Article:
The Gifts I Never Wanted

What if every person and every life situation presented to you is a gift from God? – Neale Donald Walsh

Usually when I think of a gift it’s something that brings me instant joy or gratification. I think that most of us were programmed at an early age to think that way; at least in the world I lived in.

As a young boy, I remember being so excited with anticipation as the holidays rolled around and I got to unwrap all my gifts. Each time I opened an article of clothing or a book, I would quickly toss it to the side and move quickly to the next beautifully wrapped present, hoping it was one of the toys I had been eagerly awaiting for the prior two months or so.

I had one grandmother who always got me exactly what I wanted. One year it was a creepy crawler kit where I could make my own little rubbery bugs and creatures to freak my sister out. Another time she got me this life-sized robot that shot suction-cup darts that would stick to the wall. It’s funny how the gifts I loved the most seemed to be the ones that annoyed my mom the most. Mom and Gram always had a strained relationship so I suspect that Gram got an added benefit from getting me those gifts.

My other grandmother was very practical and she always got me the not so cool gifts. You know, the ones that I actually needed but never wanted. Things like jackets, boots, and mittens that kept me warm, over the next several months were never on my radar. It wasn’t until much later in life that I came to appreciate the gifts I never wanted.

Today, at 58 years old I’m blessed with the gift of hindsight that allows me to see that those have always been my greatest gifts. Here are a few of the other gifts I never wanted.


I never wanted to be a rape and incest victim at 8 years old. Spending three years of my childhood being raped and abused by an uncle taught me forgiveness and compassion at a level that I don’t expect I would have otherwise known. Today, I see those virtues as my greatest gifts and I use them every day in my work and in my life.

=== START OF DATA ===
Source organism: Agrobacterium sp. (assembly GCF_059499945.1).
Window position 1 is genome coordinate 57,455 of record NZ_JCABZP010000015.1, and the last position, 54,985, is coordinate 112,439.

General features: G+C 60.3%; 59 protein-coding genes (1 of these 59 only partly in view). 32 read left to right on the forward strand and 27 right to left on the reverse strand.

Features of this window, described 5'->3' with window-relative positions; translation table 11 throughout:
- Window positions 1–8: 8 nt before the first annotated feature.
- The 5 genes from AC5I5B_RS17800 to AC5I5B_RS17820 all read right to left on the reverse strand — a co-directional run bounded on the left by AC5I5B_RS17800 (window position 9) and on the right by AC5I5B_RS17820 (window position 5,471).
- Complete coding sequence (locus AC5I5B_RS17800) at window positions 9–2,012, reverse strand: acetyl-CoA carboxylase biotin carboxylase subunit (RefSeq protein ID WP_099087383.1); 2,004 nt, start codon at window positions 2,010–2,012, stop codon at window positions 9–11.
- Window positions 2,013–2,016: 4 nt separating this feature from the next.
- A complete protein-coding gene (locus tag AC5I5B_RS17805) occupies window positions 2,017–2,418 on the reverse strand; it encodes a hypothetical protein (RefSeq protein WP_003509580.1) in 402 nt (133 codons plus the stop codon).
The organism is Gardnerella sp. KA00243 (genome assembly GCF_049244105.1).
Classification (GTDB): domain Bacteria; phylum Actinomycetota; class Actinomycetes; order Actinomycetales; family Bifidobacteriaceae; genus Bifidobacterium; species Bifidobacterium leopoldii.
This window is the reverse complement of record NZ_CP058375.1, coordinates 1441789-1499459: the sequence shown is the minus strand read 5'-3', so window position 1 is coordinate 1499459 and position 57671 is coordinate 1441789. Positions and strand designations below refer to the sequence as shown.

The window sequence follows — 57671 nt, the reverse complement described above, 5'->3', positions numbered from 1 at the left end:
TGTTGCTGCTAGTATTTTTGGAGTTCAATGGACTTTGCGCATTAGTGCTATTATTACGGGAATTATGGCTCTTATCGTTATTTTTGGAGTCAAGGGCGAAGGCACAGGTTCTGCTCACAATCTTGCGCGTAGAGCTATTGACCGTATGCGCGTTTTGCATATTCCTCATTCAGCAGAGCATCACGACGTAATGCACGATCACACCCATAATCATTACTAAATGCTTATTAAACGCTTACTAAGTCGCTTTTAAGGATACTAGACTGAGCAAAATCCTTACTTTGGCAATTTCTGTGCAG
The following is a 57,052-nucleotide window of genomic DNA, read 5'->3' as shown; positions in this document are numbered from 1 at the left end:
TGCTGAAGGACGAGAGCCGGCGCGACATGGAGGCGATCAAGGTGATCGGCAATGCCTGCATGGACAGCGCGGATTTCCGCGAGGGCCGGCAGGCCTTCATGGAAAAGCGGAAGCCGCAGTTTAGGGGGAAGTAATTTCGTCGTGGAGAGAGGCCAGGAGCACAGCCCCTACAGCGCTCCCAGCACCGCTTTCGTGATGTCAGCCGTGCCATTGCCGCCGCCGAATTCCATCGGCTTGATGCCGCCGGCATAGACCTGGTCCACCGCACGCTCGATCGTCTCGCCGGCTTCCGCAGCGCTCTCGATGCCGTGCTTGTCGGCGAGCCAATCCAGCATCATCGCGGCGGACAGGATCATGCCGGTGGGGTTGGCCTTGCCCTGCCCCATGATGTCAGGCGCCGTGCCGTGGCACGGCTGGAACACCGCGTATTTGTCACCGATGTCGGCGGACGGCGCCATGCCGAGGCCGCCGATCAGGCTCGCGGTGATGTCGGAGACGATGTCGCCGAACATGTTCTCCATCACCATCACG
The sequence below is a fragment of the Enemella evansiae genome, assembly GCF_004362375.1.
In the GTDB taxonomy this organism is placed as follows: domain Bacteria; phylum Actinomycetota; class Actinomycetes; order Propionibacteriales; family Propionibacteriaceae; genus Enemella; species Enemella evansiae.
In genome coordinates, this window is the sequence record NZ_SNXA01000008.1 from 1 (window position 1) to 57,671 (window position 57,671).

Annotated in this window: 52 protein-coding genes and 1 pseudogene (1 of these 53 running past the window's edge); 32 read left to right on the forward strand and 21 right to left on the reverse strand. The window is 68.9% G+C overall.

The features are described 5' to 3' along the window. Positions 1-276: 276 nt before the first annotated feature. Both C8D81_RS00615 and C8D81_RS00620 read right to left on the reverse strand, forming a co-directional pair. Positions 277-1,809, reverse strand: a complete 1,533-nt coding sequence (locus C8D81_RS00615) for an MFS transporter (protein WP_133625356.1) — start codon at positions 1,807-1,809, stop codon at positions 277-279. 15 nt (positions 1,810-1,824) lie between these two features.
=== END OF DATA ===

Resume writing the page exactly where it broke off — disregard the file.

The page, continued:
I never wanted to watch my best friend die in my arms from a gun-shot wound. That experience taught me how temporary and precious our time on this earth is and has given me motivation to make the most of my short time here. It’s also shown me that we never die, we just move on to the next leg of the journey.


I never wanted to go to prison. I got locked up at a time when my addictions were at their peak and I probably wouldn’t be here now if it wasn’t for prison. I credit prison with saving my life.


I never wanted to be an addict. Despite what others may think I have never known addiction to be a choice for any of the thousands of addicts I’ve known. While I agree it is usually a known risk when we made the choice to use, I also believe that for most, it was a risk worth taking to alleviate a greater pain that no one else can possibly know because they didn’t feel it. The gifts I’ve received from over two decades of addiction are far too many to list in this blog. The most significant two that come immediately to mind are the awakening of my soul and the relationships with other awakened souls. There are no other people on this planet, I’d rather be surrounded by than those who walked through the hell fires of addiction and came out on the other side. These are my people and I’m honored to be one of them.

Today, I’m being asked to receive and embrace another gift I don’t want because the last thing in the world I want is to see my own children suffer like I did.

It seems like no matter how many times it has been shown to me, I will always struggle with the current gift I never wanted. I guess that’s because we humans have the ability to take our worst nightmares about the past and the future and make them our reality.

The truth is, having addicted children has made me a better father, a better husband, and a man of faith and purpose. And who am I to think that my children won’t receive the same gifts from their addictions that I received from mine?

I’m guessing that someone or something way smarter than me is filling the shoes that my parents and grandparents used to fill so well, many years ago by giving me what I need and not what I want.

My part is to just continue asking the question, “What is the gift I’m refusing to accept?” and know that one day, I’ll likely know the answer.

Rock On!

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